But even more than deficits, Republicans were hostile to Russia. Even Nixon, who pushed a policy of Détente, threatened to use nuclear weapons if the Soviet Union intervened in the Yom Kippur War on behalf of Egypt and Syria. Suddenly today’s Republicans have accepted the news of Russian interference in our elections with lassitude usually reserved for a rainy day. “Oh, well, too bad. I guess I’ll pick up the dry cleaning tomorrow.’ ‘ And they’re greeting the ever-mounting indications that the Trump campaign was complicit as an excuse to level mindbending accusations against the FBI.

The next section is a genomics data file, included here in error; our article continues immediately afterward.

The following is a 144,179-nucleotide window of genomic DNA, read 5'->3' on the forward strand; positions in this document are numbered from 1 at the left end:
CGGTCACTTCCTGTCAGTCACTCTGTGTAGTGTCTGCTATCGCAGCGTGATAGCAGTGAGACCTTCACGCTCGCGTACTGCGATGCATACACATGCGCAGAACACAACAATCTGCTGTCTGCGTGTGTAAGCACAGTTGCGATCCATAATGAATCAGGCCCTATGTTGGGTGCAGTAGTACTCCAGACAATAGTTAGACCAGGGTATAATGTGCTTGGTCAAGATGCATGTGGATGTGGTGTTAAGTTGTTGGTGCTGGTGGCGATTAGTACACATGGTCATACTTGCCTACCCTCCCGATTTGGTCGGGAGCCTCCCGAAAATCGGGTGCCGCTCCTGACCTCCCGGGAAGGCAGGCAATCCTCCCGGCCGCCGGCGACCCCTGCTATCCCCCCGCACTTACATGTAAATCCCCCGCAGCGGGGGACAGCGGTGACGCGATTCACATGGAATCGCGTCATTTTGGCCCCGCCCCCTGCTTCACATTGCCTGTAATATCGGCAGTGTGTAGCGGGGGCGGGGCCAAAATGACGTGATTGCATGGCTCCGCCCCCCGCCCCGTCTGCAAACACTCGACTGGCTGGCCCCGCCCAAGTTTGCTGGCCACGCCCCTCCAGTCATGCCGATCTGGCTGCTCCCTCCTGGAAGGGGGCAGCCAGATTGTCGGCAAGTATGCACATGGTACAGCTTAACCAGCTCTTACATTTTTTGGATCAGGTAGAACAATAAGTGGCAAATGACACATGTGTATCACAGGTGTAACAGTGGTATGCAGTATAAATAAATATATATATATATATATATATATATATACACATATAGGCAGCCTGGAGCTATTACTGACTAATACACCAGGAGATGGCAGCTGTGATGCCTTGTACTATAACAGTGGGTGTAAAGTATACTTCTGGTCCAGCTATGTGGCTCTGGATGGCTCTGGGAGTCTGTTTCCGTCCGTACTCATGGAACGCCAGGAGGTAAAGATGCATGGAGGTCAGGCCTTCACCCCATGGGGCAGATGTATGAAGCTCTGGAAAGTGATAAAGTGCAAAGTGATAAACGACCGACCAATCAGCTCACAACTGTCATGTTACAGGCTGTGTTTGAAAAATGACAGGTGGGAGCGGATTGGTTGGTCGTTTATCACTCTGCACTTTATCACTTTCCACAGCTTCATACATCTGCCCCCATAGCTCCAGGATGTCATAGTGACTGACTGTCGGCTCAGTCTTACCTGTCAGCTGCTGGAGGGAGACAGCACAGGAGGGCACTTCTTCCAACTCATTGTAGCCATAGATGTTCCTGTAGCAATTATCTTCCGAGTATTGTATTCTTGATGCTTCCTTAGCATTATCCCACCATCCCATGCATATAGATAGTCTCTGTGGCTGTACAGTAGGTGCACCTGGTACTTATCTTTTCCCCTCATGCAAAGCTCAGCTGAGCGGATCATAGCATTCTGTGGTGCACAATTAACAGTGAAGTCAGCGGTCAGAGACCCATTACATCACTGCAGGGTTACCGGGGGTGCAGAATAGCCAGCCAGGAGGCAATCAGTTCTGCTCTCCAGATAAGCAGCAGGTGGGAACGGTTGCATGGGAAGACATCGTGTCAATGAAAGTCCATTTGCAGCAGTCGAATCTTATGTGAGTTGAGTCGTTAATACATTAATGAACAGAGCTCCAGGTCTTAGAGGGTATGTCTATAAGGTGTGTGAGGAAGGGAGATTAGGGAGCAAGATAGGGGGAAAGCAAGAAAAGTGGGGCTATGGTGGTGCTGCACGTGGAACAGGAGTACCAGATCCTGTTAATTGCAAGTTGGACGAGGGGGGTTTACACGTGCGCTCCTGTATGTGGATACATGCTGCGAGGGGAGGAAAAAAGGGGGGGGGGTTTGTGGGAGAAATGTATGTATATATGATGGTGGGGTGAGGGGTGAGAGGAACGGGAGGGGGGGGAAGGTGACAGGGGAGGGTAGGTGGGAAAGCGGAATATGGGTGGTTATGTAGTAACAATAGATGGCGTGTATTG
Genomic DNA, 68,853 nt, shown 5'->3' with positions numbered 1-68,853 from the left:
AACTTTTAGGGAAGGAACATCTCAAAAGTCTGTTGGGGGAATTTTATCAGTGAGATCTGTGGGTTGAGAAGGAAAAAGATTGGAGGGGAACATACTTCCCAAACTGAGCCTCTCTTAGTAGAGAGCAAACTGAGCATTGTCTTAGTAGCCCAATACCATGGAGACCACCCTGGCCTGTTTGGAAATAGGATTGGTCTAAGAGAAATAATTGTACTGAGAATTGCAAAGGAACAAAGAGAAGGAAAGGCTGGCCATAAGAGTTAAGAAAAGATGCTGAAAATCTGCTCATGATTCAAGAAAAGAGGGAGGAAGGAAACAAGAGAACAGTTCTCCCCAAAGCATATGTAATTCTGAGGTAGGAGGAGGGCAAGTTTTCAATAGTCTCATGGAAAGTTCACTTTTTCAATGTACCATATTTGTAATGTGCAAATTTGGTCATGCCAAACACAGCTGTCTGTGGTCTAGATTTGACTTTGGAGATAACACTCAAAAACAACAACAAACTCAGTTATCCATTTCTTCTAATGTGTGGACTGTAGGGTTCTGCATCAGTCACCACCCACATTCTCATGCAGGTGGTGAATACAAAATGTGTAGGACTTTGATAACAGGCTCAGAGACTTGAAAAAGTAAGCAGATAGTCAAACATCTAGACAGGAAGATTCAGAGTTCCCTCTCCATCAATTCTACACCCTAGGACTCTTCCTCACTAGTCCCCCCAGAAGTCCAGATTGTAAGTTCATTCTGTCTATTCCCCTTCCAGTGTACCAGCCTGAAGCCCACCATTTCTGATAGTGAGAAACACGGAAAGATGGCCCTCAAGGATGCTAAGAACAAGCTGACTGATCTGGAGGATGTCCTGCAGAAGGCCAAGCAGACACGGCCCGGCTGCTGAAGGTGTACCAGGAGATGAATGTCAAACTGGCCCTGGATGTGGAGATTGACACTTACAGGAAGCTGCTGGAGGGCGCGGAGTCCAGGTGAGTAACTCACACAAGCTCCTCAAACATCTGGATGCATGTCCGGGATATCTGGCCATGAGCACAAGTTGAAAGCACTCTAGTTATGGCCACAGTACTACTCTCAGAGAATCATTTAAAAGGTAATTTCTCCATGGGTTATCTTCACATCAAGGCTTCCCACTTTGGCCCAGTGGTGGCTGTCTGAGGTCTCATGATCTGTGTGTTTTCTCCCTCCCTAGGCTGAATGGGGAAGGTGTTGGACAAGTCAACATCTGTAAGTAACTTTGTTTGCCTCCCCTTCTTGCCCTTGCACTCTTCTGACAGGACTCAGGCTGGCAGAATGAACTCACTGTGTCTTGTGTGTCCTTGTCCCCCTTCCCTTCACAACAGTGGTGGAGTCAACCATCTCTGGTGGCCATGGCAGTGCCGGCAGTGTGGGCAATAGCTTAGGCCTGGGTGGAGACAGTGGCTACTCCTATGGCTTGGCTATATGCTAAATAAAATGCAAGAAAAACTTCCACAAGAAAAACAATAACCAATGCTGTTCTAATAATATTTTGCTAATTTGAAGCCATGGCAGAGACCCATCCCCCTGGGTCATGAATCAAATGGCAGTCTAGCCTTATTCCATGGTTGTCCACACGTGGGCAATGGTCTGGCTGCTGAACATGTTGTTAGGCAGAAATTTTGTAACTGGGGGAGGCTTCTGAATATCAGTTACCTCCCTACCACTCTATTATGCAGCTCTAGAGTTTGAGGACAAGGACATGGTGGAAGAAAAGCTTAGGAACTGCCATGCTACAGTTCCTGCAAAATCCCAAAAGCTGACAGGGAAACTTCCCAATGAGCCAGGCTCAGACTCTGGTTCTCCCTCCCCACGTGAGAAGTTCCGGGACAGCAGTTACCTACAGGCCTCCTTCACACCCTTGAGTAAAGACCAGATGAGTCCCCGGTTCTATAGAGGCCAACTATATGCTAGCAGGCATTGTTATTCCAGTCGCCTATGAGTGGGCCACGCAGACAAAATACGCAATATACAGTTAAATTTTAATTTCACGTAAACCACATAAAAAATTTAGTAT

For three quarters of a century, it was easy to be proud of being an American. We helped beat the Nazis, and then engaged in a long Cold War with a totalitarian power, and managed to steer that conflict to a peaceful end. We helped rebuild Europe after the war, and perhaps chastened by what we saw of hate run amok in Germany, we went home and struggled to address our own racial problems.

But now I see my country as though in a funhouse mirror, with up turned down and in turned out, and with every scar and blemish and wart and wattle magnified a thousand times, eclipsing all that we remembered. It is a heartsickening time to be alive.